It all began with a simple message. An Iranian internet user was trying to connect to Google using the Chrome browser. Strangely enough, his browser flashed a message telling him that the security certificate he was using to access Google was not theirs. The user went to Google’s help forums to follow up on this and an investigation followed which uncovered a secretive, but highly explosive plot: a security firm in the Netherlands, DigiNotar, had seemingly provided a certificate to “someone” in Iran that allowed access to all secure traffic over Google within Iran.

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AdvocacyCivil Society Watch

Islamic Republic of Iran Forcefully Targets Civic and Democratic Organizations

Arseh Sevom, 3 May 2011- In a deliberate move to attack democratic organizations, the Iranian Parliament’s joint commission has simultaneously approved a bill requiring supervision over Members of Parliament, and is considering a restrictive bill to reform the Political Parties Law. This is happening despite the fact that, due to pressures resulting from the opposition of Iranian civic organizations, the Iranian Parliament has suspended its review of the proposed bill on the Establishment and Supervision of Non-Governmental Organizations (NGOs) for a period of three months.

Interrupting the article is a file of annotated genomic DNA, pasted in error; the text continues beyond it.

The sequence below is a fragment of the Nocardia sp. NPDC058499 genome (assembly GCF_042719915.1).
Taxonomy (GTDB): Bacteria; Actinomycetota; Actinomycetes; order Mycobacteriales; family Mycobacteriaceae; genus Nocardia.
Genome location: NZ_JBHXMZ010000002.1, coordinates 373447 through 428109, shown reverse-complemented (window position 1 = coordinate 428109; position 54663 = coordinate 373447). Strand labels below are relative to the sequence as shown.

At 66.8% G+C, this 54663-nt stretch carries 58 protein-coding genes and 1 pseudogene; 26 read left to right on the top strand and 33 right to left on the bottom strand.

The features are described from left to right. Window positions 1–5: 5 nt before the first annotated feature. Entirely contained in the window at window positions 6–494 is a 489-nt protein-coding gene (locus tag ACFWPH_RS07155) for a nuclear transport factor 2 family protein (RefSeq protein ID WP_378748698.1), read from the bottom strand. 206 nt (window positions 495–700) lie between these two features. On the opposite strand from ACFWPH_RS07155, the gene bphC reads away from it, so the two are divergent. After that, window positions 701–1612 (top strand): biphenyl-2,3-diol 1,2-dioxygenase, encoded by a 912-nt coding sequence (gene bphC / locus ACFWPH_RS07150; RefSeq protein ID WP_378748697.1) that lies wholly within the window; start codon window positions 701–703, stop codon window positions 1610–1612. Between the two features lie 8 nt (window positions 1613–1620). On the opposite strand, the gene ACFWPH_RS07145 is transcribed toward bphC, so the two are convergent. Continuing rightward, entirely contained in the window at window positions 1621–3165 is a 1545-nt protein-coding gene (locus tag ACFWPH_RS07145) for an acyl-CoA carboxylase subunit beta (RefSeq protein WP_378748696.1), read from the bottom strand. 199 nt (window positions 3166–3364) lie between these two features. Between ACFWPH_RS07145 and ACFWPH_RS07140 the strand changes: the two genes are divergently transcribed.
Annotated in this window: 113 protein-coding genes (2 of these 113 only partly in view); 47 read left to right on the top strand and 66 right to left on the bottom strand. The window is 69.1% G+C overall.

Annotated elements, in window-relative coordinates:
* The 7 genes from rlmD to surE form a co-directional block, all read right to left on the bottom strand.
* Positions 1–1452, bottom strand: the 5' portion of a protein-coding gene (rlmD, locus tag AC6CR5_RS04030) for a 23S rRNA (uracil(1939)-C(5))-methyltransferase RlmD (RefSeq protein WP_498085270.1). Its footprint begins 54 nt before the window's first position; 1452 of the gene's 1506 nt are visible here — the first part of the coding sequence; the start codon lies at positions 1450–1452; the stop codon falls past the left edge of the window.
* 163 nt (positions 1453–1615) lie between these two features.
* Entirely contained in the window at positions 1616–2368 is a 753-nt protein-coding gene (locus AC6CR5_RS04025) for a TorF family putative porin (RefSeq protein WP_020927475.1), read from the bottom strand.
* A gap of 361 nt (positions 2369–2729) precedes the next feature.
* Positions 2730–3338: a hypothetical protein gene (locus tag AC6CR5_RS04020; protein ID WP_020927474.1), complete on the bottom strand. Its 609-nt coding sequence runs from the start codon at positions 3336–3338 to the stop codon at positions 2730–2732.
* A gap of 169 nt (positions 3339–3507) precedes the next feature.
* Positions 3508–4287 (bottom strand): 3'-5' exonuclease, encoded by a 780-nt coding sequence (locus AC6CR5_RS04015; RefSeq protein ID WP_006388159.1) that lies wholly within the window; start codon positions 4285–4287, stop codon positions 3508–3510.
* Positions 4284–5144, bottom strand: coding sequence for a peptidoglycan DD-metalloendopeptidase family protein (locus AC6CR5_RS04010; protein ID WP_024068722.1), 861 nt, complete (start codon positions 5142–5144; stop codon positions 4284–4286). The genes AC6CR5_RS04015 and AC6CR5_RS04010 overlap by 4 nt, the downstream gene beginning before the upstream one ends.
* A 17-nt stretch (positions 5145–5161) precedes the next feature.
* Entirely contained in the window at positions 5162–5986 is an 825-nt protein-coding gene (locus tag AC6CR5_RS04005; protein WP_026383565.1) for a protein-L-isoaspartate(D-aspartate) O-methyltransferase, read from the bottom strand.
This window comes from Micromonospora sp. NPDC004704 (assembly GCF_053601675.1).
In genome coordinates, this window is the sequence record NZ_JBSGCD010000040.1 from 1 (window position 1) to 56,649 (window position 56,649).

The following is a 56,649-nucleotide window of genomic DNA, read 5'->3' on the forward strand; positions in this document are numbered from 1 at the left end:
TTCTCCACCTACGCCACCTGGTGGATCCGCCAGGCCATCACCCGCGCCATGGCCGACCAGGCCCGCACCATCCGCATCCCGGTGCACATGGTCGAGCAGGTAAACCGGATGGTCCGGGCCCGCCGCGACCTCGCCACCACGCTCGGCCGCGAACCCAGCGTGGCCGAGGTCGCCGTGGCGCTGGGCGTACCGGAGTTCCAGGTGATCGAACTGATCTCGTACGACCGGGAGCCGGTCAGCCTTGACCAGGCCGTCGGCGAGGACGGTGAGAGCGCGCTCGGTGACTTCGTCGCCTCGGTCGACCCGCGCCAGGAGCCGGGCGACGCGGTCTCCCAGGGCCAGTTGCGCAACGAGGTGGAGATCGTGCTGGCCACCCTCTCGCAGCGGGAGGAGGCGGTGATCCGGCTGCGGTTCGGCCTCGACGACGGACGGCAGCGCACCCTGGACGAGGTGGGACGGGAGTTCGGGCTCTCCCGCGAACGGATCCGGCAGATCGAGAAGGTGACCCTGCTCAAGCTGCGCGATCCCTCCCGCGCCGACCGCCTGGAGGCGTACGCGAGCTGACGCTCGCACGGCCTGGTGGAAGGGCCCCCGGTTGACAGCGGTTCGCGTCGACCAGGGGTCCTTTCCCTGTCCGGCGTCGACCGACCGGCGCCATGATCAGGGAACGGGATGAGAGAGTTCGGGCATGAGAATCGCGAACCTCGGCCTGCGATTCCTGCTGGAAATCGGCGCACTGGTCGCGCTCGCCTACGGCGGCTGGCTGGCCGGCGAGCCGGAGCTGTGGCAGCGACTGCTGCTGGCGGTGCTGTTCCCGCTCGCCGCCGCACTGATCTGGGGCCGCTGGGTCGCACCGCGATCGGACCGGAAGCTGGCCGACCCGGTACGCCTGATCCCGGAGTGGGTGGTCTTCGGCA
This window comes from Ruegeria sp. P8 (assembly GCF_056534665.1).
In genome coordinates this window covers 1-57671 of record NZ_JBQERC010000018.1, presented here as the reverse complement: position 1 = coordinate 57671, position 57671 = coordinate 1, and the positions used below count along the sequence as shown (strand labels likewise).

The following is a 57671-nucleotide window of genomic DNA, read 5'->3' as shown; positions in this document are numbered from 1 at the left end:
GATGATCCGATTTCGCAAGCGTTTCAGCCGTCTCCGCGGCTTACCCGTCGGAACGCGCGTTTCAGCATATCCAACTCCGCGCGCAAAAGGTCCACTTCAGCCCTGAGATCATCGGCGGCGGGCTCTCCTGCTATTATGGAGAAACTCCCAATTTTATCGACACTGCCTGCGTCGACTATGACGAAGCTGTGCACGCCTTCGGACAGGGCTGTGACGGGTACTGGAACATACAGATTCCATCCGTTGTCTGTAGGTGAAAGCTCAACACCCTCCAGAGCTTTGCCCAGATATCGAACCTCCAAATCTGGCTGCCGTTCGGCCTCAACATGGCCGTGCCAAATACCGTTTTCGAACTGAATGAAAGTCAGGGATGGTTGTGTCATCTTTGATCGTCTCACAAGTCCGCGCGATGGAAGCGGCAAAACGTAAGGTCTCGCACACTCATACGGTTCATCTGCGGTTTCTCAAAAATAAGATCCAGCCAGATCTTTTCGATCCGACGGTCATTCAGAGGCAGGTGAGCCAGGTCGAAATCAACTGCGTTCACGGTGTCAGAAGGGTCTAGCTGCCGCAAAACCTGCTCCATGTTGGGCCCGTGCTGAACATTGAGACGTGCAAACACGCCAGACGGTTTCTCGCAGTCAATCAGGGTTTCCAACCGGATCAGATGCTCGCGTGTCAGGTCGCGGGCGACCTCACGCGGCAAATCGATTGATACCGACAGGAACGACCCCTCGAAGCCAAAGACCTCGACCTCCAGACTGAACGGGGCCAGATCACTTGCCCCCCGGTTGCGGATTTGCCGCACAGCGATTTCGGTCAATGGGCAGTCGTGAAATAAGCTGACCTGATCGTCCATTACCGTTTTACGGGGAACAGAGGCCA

These efforts collectively show that the Islamic Republic has made an organized attempt to eliminate all civic and democratic organizations in Iranian society. Arseh Sevom warns that these policies will lead to the destruction of the remnants of civic and semi-democratic organizations through the creation of supervisory committees. Arseh Sevom urges Representatives of the Islamic Consultative Assembly to remove from its agenda the bill for reforming the Political Parties Law and the bill for supervision over Members of Parliament. They should do so to defend of the right to freedom of association and assembly, the right of representation, and to protect the legal immunity of Members of the Iranian Parliament in fulfilling their role as representatives.